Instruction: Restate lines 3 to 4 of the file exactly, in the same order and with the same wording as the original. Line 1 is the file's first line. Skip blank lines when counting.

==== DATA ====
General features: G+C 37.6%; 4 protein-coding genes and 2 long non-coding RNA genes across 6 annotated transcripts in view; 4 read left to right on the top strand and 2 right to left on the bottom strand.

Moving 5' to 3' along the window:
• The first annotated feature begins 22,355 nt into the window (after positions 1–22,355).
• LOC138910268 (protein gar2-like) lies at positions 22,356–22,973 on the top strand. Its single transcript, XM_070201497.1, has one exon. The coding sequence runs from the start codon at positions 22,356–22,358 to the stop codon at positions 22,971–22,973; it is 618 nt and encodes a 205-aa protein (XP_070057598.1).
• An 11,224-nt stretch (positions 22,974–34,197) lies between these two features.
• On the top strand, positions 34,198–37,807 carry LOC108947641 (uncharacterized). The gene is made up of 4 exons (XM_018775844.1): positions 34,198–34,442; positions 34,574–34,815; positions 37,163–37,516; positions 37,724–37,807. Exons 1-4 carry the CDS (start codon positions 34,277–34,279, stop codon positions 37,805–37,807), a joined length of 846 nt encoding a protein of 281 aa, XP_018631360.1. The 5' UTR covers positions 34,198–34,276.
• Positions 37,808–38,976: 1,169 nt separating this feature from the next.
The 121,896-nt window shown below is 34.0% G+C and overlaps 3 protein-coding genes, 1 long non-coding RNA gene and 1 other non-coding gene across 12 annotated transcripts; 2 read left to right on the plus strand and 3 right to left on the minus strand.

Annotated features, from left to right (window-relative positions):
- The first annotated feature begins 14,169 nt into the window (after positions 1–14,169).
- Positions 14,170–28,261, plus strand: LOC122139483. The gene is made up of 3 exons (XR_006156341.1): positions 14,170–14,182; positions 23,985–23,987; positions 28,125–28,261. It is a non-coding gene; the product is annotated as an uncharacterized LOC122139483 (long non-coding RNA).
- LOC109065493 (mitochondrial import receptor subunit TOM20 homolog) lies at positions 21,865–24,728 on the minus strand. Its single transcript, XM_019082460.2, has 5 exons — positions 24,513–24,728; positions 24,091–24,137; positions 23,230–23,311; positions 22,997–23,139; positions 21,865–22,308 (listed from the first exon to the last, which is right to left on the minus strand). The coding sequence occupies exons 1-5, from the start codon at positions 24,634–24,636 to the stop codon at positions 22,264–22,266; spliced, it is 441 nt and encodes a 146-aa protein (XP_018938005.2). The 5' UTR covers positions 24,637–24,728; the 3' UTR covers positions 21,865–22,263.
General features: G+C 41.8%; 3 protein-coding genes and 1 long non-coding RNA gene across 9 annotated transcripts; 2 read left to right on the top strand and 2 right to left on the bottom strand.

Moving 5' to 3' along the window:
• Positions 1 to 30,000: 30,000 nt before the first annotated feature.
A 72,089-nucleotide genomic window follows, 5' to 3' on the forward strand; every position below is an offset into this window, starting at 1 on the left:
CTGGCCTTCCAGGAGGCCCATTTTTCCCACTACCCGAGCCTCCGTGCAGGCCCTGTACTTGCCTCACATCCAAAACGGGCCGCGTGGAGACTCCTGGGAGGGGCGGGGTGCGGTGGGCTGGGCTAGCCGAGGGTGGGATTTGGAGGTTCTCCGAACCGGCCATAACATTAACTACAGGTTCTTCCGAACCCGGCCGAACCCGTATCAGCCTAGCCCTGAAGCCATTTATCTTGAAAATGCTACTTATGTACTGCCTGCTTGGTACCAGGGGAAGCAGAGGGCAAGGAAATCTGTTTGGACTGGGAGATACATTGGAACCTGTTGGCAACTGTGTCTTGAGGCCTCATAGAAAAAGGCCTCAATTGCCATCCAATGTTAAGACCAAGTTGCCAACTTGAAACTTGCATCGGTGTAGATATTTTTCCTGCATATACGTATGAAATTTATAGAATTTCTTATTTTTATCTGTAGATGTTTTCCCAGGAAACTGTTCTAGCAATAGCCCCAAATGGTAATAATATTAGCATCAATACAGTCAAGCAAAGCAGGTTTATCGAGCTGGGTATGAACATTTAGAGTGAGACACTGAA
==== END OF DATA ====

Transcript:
• The first annotated feature begins 22,355 nt into the window (after positions 1–22,355).
• LOC138910268 (protein gar2-like) lies at positions 22,356–22,973 on the top strand. Its single transcript, XM_070201497.1, has one exon. The coding sequence runs from the start codon at positions 22,356–22,358 to the stop codon at positions 22,971–22,973; it is 618 nt and encodes a 205-aa protein (XP_070057598.1).